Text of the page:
Become a fan of Slashdot on Facebook

 



Forgot your password?
typodupeerror
Security Internet Explorer The Internet

Unpatched IE Flaw Extremely Critical 277

Durinthal writes "The biggest blip on the security radar over the Thanksgiving holiday was the realization by the security community that an Internet Explorer problem first identified six months ago was a lot worse than it appeared, as what appeared to be only a DoS vulnerability also allows for execution of arbitrary code. The realization caused Secunia to issue a rare 'Extremely Critical' advisory."
This discussion has been archived. No new comments can be posted.

Unpatched IE Flaw Extremely Critical

Comments Filter:
  • by A beautiful mind ( 821714 ) on Tuesday November 29, 2005 @12:56PM (#14139312)
    The biggest blip on the slashdot radar over the Thanksgiving holiday was the realization by the editorial community that a slow news problem first identified six months ago was a lot worse than it appeared, as what appeared to be only a short blip of news vulnerability now also allows for execution of arbitrary stories as portraid by Beatles Beatles. The realization caused CmdrTaco to issue a rare 'Extremely Dupical' advisory.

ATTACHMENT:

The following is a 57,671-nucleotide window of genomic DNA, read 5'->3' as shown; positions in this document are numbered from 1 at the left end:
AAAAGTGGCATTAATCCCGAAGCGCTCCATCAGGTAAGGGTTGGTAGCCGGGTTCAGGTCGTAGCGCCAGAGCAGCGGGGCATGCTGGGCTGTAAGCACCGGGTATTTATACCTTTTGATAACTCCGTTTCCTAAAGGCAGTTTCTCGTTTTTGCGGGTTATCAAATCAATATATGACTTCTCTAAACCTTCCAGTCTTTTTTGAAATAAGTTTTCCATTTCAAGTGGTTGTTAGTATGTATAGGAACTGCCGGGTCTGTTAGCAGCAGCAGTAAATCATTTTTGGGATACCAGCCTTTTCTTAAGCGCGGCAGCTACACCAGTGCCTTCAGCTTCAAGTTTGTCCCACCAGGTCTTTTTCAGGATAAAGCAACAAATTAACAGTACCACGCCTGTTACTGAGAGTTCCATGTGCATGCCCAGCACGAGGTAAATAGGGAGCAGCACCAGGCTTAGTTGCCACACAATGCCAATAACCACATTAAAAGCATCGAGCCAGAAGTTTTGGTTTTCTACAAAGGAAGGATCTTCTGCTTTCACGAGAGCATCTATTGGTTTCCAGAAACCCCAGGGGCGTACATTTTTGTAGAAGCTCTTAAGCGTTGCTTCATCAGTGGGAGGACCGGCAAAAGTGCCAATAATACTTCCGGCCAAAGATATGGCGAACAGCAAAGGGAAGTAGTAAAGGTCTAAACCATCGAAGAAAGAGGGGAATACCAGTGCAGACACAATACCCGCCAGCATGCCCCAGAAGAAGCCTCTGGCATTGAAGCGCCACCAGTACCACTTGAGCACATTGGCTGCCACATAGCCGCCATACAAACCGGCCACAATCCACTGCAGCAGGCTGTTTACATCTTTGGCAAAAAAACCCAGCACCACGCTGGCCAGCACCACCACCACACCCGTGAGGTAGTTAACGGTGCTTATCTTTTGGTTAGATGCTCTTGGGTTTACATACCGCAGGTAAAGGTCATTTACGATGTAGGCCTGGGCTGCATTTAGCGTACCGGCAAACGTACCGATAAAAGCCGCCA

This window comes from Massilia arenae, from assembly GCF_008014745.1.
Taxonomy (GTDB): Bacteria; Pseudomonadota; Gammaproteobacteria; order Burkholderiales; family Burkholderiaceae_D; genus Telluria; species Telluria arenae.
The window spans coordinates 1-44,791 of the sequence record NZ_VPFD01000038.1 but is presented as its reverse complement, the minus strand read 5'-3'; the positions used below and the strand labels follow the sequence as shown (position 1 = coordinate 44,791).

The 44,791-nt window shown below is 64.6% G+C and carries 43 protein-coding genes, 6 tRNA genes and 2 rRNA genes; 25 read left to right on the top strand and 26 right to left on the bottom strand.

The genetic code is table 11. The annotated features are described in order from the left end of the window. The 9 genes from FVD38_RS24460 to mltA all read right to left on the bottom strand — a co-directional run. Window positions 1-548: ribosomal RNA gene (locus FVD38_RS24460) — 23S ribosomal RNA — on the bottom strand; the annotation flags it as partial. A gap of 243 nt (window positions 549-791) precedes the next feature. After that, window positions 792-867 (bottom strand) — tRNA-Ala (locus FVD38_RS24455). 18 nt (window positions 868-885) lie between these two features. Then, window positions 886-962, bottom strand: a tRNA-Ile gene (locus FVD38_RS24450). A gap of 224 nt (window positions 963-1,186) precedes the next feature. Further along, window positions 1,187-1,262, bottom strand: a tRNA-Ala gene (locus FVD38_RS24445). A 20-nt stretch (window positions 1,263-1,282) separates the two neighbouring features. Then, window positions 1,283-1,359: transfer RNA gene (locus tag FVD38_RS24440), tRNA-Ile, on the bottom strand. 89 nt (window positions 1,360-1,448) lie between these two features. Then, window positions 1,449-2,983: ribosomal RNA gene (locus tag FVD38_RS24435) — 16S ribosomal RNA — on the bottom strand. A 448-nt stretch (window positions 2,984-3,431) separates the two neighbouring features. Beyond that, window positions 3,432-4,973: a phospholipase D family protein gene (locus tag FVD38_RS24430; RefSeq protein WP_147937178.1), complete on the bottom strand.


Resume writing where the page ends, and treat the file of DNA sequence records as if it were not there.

• Re:Extremely Dupical (Score:3, Informative)

      by Anonymous Coward
      OK, now I know Slashdot's biased, but posting this twice and not posting this [techworld.com] at all?

      All your OS are belong to Sun!
  • by david.given ( 6740 ) <dg AT cowlark DOT com> on Tuesday November 29, 2005 @12:57PM (#14139317) Homepage Journal
    ...pops up a dialogue asking whether you want to be spammed and then spams you anyway when you hit CANCEL.

    Does anyone think that a very handy Firefox add-on would be a button attached to this kind of dialogue that would instantly kill all Javascript scripts stone dead for the page? Once an OK/Cancel dialogue is up, you can't interact with Firefox's UI until you've responded to the dialogue and let the Javascript do something, which I think is poor design.

    • by BattleRat ( 536161 ) on Tuesday November 29, 2005 @01:01PM (#14139362)
      The extention you are looking for is called NoScript. It works awesome.
    • Try this NoScript [noscript.net]. It's a whitelist so you can allow only certain sites to use javascript.